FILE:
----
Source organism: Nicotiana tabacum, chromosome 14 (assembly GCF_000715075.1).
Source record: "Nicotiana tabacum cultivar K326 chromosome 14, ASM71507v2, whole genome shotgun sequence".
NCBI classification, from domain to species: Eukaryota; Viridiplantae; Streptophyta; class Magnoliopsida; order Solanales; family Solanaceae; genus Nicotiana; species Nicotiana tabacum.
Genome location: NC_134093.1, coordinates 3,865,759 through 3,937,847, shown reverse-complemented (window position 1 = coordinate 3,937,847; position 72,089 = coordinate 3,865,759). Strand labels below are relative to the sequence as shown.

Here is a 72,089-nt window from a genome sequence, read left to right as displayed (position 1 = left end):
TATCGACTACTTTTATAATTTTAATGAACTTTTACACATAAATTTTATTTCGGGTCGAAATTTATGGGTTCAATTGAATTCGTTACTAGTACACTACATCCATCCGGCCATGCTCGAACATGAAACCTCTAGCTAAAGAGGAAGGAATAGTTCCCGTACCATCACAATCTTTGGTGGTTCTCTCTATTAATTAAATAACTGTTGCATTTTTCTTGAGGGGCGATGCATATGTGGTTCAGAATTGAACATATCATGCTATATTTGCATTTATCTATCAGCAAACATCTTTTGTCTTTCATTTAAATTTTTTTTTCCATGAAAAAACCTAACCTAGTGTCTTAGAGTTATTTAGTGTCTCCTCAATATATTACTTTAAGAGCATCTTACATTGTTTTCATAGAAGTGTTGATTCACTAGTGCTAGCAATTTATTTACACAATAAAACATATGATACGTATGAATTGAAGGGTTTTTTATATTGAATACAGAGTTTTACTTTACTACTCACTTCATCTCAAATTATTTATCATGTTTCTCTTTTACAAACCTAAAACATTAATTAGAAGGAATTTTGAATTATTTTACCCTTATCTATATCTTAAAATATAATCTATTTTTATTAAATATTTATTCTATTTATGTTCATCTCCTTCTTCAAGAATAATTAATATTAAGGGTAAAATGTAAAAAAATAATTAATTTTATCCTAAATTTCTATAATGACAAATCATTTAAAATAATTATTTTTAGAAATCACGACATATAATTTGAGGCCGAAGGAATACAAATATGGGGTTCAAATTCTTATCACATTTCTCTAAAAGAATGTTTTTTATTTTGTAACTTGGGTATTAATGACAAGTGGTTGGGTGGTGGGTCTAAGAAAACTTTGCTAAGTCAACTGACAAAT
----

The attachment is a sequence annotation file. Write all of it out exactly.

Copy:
Source organism: Nicotiana tabacum, chromosome 14 (assembly GCF_000715075.1).
Source record: "Nicotiana tabacum cultivar K326 chromosome 14, ASM71507v2, whole genome shotgun sequence".
NCBI classification, from domain to species: Eukaryota; Viridiplantae; Streptophyta; class Magnoliopsida; order Solanales; family Solanaceae; genus Nicotiana; species Nicotiana tabacum.
Genome location: NC_134093.1, coordinates 3,865,759 through 3,937,847, shown reverse-complemented (window position 1 = coordinate 3,937,847; position 72,089 = coordinate 3,865,759). Strand labels below are relative to the sequence as shown.

Here is a 72,089-nt window from a genome sequence, read left to right as displayed (position 1 = left end):
TATCGACTACTTTTATAATTTTAATGAACTTTTACACATAAATTTTATTTCGGGTCGAAATTTATGGGTTCAATTGAATTCGTTACTAGTACACTACATCCATCCGGCCATGCTCGAACATGAAACCTCTAGCTAAAGAGGAAGGAATAGTTCCCGTACCATCACAATCTTTGGTGGTTCTCTCTATTAATTAAATAACTGTTGCATTTTTCTTGAGGGGCGATGCATATGTGGTTCAGAATTGAACATATCATGCTATATTTGCATTTATCTATCAGCAAACATCTTTTGTCTTTCATTTAAATTTTTTTTTCCATGAAAAAACCTAACCTAGTGTCTTAGAGTTATTTAGTGTCTCCTCAATATATTACTTTAAGAGCATCTTACATTGTTTTCATAGAAGTGTTGATTCACTAGTGCTAGCAATTTATTTACACAATAAAACATATGATACGTATGAATTGAAGGGTTTTTTATATTGAATACAGAGTTTTACTTTACTACTCACTTCATCTCAAATTATTTATCATGTTTCTCTTTTACAAACCTAAAACATTAATTAGAAGGAATTTTGAATTATTTTACCCTTATCTATATCTTAAAATATAATCTATTTTTATTAAATATTTATTCTATTTATGTTCATCTCCTTCTTCAAGAATAATTAATATTAAGGGTAAAATGTAAAAAAATAATTAATTTTATCCTAAATTTCTATAATGACAAATCATTTAAAATAATTATTTTTAGAAATCACGACATATAATTTGAGGCCGAAGGAATACAAATATGGGGTTCAAATTCTTATCACATTTCTCTAAAAGAATGTTTTTTATTTTGTAACTTGGGTATTAATGACAAGTGGTTGGGTGGTGGGTCTAAGAAAACTTTGCTAAGTCAACTGACAAAT